The Balanced Care Method touches everything we do. At Home Care Assistance we understand the important connections between diet, exercise, mental engagement, and social relationships that reduce stress and create better lives. No matter the amount of care you need, from dementia care to hourly private home care, our care services include support of the daily life activities listed below and the tenants of the Balanced Care Method. 

● Cooking and light housekeeping
●  Laundry and changing of bed linens
●  Grocery shopping and errands
●  Companionship and range of motion exercises
●  Transportation to doctor appointments, supermarket, pharmacy
●  Assisting with walking and transferring from bed to wheelchair
●  Bathing, dressing and grooming assistance
●  Status reporting to family
●  Medication reminders

Here at Home Care Assistance, we believe there is never a right age, just a right way to age.

If you think it may be time to start in-home care, you aren’t alone. Home Care Assistance can provide guidance to patients and families in Oklahoma City and the surrounding areas. If you are looking for Edmond home care or dementia care in Oklahoma City, reach out to us. We are ready to help you through the home care process.

5 Practical Methods for Calming Agitation in Older Adults with Dementia

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Caring for a loved one with dementia can feel like a daily battle. You are dealing with the loss of the person you once knew. At the same time, you love them even as you adapt to their changes in behavior and learn to handle episodes of agitation and aggression.

The challenges of dementia caregiving can break your heart on a regular basis. Executing simple tasks and scheduling events for a loved one can turn into a disaster. At times, your loved one’s behavior may be difficult to predict; dementia is cruel to both the person with dementia and to the caregiver. This blog post outlines some strategies that can help you respond to the challenges of dementia in an effective and mindful way.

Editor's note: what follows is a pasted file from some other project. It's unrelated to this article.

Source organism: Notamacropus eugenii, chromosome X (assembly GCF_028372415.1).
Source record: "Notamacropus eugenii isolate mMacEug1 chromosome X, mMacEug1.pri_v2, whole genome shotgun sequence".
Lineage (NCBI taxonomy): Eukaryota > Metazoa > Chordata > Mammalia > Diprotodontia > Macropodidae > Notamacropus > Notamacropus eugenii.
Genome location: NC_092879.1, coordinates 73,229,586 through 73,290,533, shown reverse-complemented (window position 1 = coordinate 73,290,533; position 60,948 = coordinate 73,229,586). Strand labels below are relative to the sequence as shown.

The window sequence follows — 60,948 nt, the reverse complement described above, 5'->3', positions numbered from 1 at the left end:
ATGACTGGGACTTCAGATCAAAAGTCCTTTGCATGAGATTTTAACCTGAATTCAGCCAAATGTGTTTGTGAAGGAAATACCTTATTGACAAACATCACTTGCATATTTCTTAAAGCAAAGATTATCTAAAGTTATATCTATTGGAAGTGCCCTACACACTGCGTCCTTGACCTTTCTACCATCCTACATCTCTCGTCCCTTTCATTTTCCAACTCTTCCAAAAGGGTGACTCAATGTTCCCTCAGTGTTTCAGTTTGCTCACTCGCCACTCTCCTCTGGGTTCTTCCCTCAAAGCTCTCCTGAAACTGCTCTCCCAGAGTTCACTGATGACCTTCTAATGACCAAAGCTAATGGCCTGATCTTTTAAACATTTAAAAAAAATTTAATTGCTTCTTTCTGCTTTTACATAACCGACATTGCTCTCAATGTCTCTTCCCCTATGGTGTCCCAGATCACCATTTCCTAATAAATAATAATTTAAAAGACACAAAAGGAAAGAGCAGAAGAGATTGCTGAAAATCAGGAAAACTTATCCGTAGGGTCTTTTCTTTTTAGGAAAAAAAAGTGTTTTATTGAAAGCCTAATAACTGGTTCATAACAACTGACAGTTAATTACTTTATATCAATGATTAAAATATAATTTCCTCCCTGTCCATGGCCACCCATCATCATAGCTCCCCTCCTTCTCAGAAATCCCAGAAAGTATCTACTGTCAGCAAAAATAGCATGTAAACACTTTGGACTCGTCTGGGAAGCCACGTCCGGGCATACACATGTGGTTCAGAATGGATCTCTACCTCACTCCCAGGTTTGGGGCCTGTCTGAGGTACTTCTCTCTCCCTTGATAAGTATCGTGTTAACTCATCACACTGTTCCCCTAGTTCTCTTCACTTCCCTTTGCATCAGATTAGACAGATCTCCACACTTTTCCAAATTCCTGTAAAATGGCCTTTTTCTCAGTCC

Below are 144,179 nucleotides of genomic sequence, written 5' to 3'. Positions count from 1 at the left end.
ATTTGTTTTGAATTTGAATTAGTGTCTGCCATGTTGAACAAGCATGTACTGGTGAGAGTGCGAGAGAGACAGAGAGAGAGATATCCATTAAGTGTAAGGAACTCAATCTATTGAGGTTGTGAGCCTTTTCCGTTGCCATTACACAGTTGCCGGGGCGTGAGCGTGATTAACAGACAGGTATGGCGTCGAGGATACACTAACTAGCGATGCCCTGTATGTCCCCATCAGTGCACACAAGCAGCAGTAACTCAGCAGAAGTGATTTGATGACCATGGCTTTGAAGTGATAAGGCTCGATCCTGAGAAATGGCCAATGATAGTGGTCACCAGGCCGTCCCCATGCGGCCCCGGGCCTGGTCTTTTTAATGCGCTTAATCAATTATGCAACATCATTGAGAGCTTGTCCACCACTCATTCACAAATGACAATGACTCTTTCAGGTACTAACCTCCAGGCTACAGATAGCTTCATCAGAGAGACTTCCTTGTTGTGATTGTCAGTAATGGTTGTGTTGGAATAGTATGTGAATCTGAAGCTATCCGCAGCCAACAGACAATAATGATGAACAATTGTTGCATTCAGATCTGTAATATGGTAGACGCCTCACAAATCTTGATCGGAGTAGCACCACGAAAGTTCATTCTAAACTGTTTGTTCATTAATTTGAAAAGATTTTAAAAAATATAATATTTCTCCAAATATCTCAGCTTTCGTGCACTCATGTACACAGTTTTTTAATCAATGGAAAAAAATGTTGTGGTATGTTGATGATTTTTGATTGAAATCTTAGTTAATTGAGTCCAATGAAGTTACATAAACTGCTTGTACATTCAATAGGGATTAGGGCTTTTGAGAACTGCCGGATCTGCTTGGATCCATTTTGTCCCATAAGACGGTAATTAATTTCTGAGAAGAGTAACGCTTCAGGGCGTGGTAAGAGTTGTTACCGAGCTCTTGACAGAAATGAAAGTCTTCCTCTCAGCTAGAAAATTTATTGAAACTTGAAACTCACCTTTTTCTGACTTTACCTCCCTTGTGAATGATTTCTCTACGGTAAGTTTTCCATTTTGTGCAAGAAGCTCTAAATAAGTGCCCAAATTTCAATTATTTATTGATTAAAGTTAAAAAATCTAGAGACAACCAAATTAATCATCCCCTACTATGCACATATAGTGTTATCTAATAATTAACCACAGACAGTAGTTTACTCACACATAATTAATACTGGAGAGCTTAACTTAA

Learning how to handle difficult behaviors caused by dementia will give you the ability to enjoy spending time with your loved one. While dementia may take memories, it cannot take the love shared between you and your loved one. Research has shown that people with dementia will still feel love and happiness even after they have forgotten a specific visit or experience (1).2  Love remains. That is your defense against dementia, both for you and your loved one.

It is also important to remember that if you ever feel like you can’t provide care alone, you don’t have to. There are numerous options for dementia care in Oklahoma City and the surrounding areas. If you find yourself needing extra help, reach out to a home care agency like Home Care Assistance. HCA can provide guidance and help you make decisions about hiring a care provider and the future of your in-home care. We hope that this guide will help you with your loved one’s senior care.

These five methods to calm agitation and aggression will give you a way to focus on the love in your relationship. At the core of these five strategies is effective ways to communicate (2). Keep that in mind as you read further. With these in your arsenal, you will be able to build on the bond you and your loved one share.

 

1.    Stay Calm

Agitation and aggression are contagious. It is very natural when you are talking to somebody who is getting agitated to feel upset yourself. This natural response is called mirroring, and in many instances can work to your benefit. Instead of mirroring your loved one’s agitation, by remaining calm, you are presenting a demeanor for your loved one to mirror.

When you stop and take a deep breath to calm yourself, you are demonstrating calmness to your loved one. This helps to make them feel safe and reassured (3).3 Take a step back and see if you can identify a cause for the agitation. Remember that your loved one is not trying to give you a hard time – he or she is struggling as much as you are.